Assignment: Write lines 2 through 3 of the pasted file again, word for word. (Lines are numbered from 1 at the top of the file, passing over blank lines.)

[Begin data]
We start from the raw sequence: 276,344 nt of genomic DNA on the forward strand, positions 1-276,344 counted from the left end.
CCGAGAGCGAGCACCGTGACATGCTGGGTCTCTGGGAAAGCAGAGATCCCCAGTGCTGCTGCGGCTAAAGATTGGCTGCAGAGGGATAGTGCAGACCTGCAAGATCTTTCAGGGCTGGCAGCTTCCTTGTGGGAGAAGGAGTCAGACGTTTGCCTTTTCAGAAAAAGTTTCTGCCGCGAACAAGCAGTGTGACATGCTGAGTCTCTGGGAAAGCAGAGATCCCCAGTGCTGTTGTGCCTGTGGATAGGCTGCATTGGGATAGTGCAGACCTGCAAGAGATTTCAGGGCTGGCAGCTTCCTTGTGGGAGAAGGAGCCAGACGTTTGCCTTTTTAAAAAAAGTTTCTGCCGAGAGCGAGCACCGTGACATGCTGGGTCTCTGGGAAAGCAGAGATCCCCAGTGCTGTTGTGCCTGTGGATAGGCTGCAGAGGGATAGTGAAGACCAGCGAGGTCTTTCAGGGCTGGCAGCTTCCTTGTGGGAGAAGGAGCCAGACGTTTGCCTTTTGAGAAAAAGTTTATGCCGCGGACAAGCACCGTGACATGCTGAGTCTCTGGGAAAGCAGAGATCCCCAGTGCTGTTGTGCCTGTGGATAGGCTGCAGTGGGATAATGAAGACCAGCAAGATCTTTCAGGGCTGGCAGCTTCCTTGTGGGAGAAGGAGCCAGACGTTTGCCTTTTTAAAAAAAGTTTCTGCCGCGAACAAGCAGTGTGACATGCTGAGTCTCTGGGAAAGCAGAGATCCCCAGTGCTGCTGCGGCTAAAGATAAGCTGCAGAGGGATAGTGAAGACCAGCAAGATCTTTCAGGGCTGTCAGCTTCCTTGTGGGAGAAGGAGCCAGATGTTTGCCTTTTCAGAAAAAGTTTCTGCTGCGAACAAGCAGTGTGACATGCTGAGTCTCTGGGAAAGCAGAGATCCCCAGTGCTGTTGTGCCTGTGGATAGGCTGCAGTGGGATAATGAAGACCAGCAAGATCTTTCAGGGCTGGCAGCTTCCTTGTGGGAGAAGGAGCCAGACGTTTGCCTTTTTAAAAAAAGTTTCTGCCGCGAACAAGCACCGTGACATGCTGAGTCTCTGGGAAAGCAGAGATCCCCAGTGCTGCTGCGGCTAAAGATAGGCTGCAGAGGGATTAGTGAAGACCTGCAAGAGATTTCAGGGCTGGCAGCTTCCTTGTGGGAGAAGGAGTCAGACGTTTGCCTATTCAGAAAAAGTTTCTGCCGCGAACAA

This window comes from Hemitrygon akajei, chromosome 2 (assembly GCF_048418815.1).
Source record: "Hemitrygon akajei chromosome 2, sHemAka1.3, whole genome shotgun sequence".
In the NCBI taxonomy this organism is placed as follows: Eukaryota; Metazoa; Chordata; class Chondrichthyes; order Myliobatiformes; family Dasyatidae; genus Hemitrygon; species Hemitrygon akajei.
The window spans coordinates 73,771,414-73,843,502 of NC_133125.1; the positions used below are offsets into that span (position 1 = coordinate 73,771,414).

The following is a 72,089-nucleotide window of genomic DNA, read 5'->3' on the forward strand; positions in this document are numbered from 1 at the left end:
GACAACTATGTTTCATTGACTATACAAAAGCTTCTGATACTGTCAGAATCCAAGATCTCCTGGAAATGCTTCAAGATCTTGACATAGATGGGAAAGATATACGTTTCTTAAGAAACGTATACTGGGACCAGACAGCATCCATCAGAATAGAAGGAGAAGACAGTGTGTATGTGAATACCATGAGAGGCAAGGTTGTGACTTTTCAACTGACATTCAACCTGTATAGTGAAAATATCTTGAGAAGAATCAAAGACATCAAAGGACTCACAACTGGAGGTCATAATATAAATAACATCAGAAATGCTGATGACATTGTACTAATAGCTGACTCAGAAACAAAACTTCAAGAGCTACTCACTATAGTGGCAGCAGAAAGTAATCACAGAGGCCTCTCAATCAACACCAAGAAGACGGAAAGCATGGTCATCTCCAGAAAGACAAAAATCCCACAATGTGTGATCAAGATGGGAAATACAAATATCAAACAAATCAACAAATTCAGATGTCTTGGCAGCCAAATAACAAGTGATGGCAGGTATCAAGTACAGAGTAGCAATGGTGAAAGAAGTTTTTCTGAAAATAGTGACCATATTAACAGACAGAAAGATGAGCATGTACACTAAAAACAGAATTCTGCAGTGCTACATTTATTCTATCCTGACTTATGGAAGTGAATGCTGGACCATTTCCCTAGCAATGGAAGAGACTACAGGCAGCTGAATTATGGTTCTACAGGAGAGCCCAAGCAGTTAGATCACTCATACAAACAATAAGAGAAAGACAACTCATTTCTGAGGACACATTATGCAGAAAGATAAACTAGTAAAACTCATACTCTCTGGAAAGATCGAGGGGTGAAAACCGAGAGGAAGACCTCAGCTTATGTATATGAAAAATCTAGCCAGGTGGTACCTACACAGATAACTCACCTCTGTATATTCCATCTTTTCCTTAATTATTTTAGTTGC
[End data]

CCGAGAGCGAGCACCGTGACATGCTGGGTCTCTGGGAAAGCAGAGATCCCCAGTGCTGCTGCGGCTAAAGATTGGCTGCAGAGGGATAGTGCAGACCTGCAAGATCTTTCAGGGCTGGCAGCTTCCTTGTGGGAGAAGGAGTCAGACGTTTGCCTTTTCAGAAAAAGTTTCTGCCGCGAACAAGCAGTGTGACATGCTGAGTCTCTGGGAAAGCAGAGATCCCCAGTGCTGTTGTGCCTGTGGATAGGCTGCATTGGGATAGTGCAGACCTGCAAGAGATTTCAGGGCTGGCAGCTTCCTTGTGGGAGAAGGAGCCAGACGTTTGCCTTTTTAAAAAAAGTTTCTGCCGAGAGCGAGCACCGTGACATGCTGGGTCTCTGGGAAAGCAGAGATCCCCAGTGCTGTTGTGCCTGTGGATAGGCTGCAGAGGGATAGTGAAGACCAGCGAGGTCTTTCAGGGCTGGCAGCTTCCTTGTGGGAGAAGGAGCCAGACGTTTGCCTTTTGAGAAAAAGTTTATGCCGCGGACAAGCACCGTGACATGCTGAGTCTCTGGGAAAGCAGAGATCCCCAGTGCTGTTGTGCCTGTGGATAGGCTGCAGTGGGATAATGAAGACCAGCAAGATCTTTCAGGGCTGGCAGCTTCCTTGTGGGAGAAGGAGCCAGACGTTTGCCTTTTTAAAAAAAGTTTCTGCCGCGAACAAGCAGTGTGACATGCTGAGTCTCTGGGAAAGCAGAGATCCCCAGTGCTGCTGCGGCTAAAGATAAGCTGCAGAGGGATAGTGAAGACCAGCAAGATCTTTCAGGGCTGTCAGCTTCCTTGTGGGAGAAGGAGCCAGATGTTTGCCTTTTCAGAAAAAGTTTCTGCTGCGAACAAGCAGTGTGACATGCTGAGTCTCTGGGAAAGCAGAGATCCCCAGTGCTGTTGTGCCTGTGGATAGGCTGCAGTGGGATAATGAAGACCAGCAAGATCTTTCAGGGCTGGCAGCTTCCTTGTGGGAGAAGGAGCCAGACGTTTGCCTTTTTAAAAAAAGTTTCTGCCGCGAACAAGCACCGTGACATGCTGAGTCTCTGGGAAAGCAGAGATCCCCAGTGCTGCTGCGGCTAAAGATAGGCTGCAGAGGGATTAGTGAAGACCTGCAAGAGATTTCAGGGCTGGCAGCTTCCTTGTGGGAGAAGGAGTCAGACGTTTGCCTATTCAGAAAAAGTTTCTGCCGCGAACAA

This window comes from Hemitrygon akajei, chromosome 2 (assembly GCF_048418815.1).